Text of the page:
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Not enough. Too much. Too contrasty. Too flat. Wrong place. Wrong time. Doh! This photography mcguffery is hard work. Well of course it is, otherwise it wouldn't be worth doing.

Dropped a camera (D700) and lens (24 - 70 f2.8) four or five feet onto concrete this evening, an event that made a fair old racket; of course, it had to be in front of a room full of people, a whole theatre company no less. The camera partially exploded (OK, I exaggerate - a plastic cover came off the top LCD plate but other than that and a scuffed corner, it seems OK). The lens? It doesn't rattle and appears to still focus - hopefully it will survive. I think had it been the D810 things might not have gone so well - I get the impression that that the 700 is more tank-like, less subtle, than its new sibling but I could be wrong - maybe the lighter weight doesn't necessarily mean that it would have blown to smithereens in the same circs, and it would certainly be nice to think so. This particular D700 has been through the wars a bit - missing rubber grip, worn eyepiece cover switch, loose base plate rubber cover... well, judge for yourself - I can't sleep now and so have been geeking out with the GX7 to bring you a picture of the damage:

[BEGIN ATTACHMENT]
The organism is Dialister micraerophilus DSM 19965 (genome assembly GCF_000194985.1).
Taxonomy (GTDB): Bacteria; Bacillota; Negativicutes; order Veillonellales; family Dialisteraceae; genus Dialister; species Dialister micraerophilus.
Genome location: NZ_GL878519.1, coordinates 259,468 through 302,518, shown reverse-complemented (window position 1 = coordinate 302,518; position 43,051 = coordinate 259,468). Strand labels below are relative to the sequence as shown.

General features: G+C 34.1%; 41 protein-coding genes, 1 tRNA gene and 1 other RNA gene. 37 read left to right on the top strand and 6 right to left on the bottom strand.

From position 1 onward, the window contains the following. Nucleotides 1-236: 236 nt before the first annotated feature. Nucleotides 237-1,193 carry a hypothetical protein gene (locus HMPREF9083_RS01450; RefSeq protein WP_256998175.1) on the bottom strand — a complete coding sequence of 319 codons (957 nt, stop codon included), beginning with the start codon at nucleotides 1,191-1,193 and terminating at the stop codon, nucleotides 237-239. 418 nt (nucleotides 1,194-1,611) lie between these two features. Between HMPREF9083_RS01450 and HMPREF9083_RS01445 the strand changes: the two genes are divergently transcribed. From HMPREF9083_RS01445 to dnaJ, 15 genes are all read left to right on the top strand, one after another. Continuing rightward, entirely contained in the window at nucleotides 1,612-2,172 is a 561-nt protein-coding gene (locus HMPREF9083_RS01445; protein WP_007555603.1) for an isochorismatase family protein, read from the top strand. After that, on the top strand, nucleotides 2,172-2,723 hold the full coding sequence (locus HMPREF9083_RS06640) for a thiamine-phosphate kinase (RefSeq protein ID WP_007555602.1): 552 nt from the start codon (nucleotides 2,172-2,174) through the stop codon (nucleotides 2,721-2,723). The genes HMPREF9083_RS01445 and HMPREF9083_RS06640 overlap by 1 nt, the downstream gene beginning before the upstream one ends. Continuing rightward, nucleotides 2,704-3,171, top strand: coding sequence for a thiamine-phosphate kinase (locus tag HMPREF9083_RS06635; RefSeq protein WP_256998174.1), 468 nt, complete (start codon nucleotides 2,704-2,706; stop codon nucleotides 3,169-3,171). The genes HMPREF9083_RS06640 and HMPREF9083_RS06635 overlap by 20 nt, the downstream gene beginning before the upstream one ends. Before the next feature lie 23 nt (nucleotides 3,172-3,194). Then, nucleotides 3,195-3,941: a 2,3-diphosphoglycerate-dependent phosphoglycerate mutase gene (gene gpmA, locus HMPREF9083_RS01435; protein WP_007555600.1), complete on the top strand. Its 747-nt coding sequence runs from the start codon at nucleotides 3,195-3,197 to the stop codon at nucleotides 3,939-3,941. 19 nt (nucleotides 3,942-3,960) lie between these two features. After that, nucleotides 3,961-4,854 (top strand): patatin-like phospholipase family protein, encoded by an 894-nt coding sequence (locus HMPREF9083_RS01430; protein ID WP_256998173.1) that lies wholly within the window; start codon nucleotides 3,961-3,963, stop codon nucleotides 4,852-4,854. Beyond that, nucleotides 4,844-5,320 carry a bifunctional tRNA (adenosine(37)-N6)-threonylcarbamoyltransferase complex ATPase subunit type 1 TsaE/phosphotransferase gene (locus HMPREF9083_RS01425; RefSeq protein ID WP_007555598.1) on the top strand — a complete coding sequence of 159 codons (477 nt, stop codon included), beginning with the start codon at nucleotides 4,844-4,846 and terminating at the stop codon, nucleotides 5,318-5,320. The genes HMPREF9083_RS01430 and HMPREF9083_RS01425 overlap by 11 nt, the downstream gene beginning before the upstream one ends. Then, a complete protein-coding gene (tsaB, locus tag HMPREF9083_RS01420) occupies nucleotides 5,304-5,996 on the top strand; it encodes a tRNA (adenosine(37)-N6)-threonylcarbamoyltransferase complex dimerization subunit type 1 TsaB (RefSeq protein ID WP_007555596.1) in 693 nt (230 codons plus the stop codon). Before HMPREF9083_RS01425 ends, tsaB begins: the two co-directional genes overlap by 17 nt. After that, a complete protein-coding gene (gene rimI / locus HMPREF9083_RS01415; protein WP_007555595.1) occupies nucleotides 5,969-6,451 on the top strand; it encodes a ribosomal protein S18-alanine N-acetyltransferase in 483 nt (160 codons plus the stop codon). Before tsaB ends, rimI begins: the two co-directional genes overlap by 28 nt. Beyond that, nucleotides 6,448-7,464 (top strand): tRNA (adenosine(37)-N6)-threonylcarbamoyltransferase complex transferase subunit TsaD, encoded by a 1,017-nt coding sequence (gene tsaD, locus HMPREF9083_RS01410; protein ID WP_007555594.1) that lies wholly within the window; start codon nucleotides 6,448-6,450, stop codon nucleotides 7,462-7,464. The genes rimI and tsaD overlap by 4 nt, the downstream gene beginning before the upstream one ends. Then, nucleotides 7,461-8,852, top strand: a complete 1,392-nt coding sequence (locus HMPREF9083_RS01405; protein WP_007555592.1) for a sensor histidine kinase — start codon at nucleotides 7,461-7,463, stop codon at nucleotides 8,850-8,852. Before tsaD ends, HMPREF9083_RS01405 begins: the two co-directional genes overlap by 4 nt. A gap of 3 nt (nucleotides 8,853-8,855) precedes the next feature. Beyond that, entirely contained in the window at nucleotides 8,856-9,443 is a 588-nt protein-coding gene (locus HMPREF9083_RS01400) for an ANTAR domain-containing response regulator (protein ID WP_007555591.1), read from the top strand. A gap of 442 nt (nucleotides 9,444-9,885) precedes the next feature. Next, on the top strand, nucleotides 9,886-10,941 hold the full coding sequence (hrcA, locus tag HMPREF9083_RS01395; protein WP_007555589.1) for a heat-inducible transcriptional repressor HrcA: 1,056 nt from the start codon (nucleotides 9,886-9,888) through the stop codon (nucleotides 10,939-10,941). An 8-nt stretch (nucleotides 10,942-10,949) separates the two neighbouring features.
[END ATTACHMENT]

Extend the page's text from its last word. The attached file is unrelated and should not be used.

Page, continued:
The shoot itself? Well who knows? The D810 somehow became set to auto ISO mid-way through the shoot - I genuinely don't know how that happened* - so there are a fair number of pictures at ISO 6400 which wouldn't be my first choice. A shame as the venue is wonderfully atmospheric and, TBH, a photographer's dream.** All in all, I've fared better on other occasions.

*UPDATE: I do now: hit the ISO button and rotate the front dial and boom, off you go to AutoISO; rotate the back dial for changing the ISO yourself. Well now, there's something I wish I'd known a few days ago.

**I've shot there before - the Asylum, Peckham.


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Waltercio Caldas

Portrait taken at Cecilia Brunson Project, Bermondsey.

From Wikipedia:

Waltércio Caldas Júnior (born 6 November 1946), also known as Waltércio Caldas, is a Brazilian sculptor, designer, and graphic artist. Caldas is best known as part of Brazil's Neo-Concretism movement as well as for his eclectic choices in materials.